Students will perform in the show, as well as serve as directing assistant, assistant stage manager, stage crew and costume, lighting and sound assistants.
The show will be directed by Rakesh Palisetty, a theater, film and opera director from New Delhi, India. Select credits include "Kimberly Akimbo" at Atlantic Theater, where he was a directing fellow; "Hedda Gabler" at Lenfest Center for the Arts; "Thirty Six Questions" at Columbia Stages; and "Bedtime Plays" at The Tank.
“'Much Ado About Nothing' is one of Shakespeare’s most beloved comedies," Palisetty said. "It promises to be a raucous party full of schemes, tricks, deception, and of course, love."
Participation in the program is free, and is sponsored by Zynergy Retirement Planning.
Auditions for actors, as well as the deadline for backstage team submissions, is Feb. 15. For scheduling, audition and interview requirements, and more information, visit tworivertheater.org/a-little-shakespeare.
Tickets for "A Little Shakespeare: Much Ado About Nothing" are $25, $20 for those under 12. School performances also take place during the run. For more information, visit tworivertheater.org/whats-on/a-little-shakespeare-much-ado-about-nothing.
VFW Post 9503 in Bayville is offering two scholarship programs for students, as part of a national awards program.
The "Young American Patriotic Art Contest" is for grades 9 to 12, and the "Illustrating America" art contest is open to grades 1 to 8.
The local winners will be awarded $500, while the top prize is $35,000 nationally.
Students do not need to be related to a veteran to win. The scholarship deadline is March 31. Contact Commander Bill Dondero at 732-269-2265 or Nancy Seibert at 732-232-5410 for applications.
The Atlantic Highlands Arts Council is seeking submissions for its "Black & White & Monochrome: A Juried Photography Exhibition," which will run from March 12 to April 16.
"AHArts would like to showcase creative photographers who continue to express their vision with a preference toward the unconventional: black and white and monochrome media," organizers said.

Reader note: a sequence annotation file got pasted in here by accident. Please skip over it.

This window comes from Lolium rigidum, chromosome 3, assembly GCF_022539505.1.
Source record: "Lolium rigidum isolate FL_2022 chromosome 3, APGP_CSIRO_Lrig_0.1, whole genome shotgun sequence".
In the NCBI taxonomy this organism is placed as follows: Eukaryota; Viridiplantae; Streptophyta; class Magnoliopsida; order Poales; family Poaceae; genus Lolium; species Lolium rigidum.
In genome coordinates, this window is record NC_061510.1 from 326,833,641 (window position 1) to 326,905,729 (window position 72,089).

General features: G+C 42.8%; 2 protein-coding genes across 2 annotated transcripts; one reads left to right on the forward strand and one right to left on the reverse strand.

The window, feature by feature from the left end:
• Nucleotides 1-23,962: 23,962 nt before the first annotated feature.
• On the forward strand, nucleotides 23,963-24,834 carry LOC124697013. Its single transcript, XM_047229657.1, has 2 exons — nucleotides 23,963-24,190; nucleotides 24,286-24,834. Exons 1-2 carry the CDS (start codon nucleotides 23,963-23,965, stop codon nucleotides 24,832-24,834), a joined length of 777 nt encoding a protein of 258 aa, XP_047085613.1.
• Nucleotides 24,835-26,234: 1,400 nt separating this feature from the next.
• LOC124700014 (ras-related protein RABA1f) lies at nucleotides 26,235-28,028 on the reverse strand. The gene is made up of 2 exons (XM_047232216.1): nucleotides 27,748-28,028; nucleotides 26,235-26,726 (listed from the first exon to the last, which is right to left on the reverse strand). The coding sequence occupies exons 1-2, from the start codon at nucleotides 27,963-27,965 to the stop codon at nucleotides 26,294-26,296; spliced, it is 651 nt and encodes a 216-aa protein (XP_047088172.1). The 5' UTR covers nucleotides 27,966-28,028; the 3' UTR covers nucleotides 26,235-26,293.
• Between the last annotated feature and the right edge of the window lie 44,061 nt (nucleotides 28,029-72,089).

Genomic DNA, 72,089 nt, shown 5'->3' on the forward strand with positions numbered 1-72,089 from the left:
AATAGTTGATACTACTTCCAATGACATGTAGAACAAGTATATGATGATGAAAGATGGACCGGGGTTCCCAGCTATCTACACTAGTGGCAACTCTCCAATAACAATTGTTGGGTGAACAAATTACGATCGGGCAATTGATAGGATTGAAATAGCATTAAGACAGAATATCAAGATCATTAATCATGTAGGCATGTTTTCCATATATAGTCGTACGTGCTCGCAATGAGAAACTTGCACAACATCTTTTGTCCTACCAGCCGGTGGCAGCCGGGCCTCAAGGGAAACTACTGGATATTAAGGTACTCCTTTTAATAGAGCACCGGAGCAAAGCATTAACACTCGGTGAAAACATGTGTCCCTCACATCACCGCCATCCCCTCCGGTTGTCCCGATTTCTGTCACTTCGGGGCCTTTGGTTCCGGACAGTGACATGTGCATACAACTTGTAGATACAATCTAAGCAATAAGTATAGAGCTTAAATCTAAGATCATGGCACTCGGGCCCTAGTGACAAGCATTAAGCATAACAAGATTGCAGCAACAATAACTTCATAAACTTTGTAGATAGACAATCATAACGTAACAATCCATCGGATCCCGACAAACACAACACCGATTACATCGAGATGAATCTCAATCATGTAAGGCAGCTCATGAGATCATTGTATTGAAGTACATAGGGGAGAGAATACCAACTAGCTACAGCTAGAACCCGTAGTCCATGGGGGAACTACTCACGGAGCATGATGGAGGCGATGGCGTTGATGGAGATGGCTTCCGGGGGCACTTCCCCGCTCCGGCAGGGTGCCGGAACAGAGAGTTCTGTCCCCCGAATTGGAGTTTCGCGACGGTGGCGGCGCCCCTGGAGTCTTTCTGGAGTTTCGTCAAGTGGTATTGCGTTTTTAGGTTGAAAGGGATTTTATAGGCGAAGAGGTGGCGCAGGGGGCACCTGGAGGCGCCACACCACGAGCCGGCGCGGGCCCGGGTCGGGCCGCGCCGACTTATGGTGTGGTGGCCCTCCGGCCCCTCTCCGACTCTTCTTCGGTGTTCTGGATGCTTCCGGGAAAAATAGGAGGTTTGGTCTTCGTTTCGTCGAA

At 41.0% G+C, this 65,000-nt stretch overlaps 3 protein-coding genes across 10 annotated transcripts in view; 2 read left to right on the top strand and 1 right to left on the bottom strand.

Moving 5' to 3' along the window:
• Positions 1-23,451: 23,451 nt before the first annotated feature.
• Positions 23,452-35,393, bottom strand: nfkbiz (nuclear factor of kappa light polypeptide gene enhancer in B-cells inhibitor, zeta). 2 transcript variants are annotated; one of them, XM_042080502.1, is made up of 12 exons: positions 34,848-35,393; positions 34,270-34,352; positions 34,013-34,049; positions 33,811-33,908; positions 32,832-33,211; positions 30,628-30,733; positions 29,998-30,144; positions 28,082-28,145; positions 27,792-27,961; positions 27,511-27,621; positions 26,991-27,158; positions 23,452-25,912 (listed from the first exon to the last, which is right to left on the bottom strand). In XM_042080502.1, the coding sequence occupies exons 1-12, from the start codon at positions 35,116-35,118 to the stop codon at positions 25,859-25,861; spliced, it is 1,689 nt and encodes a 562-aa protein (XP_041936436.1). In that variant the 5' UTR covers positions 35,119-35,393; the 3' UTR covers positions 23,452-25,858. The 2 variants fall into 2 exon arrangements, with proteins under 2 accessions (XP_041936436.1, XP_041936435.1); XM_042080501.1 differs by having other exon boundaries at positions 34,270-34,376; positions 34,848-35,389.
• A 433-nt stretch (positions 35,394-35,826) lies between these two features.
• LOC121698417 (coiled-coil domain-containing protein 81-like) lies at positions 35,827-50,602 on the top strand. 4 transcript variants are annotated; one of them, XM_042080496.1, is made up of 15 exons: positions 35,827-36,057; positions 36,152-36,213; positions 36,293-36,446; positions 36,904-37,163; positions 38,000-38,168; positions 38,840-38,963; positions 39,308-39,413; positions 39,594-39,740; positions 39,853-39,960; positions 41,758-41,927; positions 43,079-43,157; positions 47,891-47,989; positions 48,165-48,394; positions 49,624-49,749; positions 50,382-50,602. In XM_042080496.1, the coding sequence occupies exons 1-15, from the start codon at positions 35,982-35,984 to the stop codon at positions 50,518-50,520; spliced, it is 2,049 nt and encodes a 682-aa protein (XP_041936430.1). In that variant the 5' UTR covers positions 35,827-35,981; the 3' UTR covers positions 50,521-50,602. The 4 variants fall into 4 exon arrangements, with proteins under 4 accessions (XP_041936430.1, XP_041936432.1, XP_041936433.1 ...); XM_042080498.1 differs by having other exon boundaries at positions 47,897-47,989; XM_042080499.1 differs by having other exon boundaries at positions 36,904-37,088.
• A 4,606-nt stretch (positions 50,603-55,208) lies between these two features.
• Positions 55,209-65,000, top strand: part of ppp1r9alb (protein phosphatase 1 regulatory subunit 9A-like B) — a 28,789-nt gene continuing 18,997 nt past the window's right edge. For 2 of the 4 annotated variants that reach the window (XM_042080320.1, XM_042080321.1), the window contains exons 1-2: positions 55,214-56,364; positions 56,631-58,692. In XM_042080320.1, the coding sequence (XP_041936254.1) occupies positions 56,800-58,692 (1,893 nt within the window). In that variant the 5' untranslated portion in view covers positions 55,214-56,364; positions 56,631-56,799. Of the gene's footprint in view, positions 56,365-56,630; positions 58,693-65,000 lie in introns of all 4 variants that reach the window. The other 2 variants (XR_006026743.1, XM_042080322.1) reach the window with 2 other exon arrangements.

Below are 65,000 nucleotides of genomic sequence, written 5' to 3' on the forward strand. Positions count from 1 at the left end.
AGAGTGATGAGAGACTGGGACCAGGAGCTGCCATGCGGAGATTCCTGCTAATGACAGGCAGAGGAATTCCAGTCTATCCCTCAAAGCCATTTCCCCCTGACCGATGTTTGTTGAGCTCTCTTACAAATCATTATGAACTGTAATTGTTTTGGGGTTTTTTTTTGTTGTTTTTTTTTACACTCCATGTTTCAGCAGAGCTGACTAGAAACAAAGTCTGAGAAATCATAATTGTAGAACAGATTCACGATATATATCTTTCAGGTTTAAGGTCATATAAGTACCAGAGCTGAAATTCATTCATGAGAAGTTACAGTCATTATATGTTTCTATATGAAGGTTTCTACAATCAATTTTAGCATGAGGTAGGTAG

In an open call, the group is looking for original photos created from film, pinhole and digital cameras and more, with photograms, silver gelatin or inkjet prints, cyanotypes and other prints using alternative processes also eligible.
The entry deadline is Feb. 15. Submissions are $25 for members, $35 for nonmembers, for two entries. For more information, visit aharts.org/open-call.
Trenton world premiere
Seventeen students installed a sculpture called "Helping Hands" in a city-owned lot in Trenton in 2017, a project they had worked on all summer, learning skills and honing their craft.
Four days later, it was removed, after anonymous complaints that it resembled a gang symbol.
Almost five years later, a world premiere based on their true story hits the stage in that same city.
"The OK Trenton Project" is composed by playwrights David Lee White and Richard Bradford, featuring verbatim interviews with the artists, law enforcement, city officials, residents and students involved in the situation. It "explores the role art plays in the community and the consequences faced when it’s taken away," organizers say.
The world-premiere production presented by Passage Theatre Company comes to the Mill Hill Playhouse in Trenton from Feb. 10 to 27.
Tickets are on sale at passagetheatre.org.
Ilana Keller is an award-winning journalist and lifelong New Jersey resident who loves Broadway and really bad puns. She highlights arts advocacy and education, theater fundraisers and more through her column, "Sightlines." Reach out on Twitter: @ilanakeller or email firstname.lastname@example.org
This article originally appeared on Asbury Park Press: Caissie Levy: Sells out tickets for Holmdel NJ show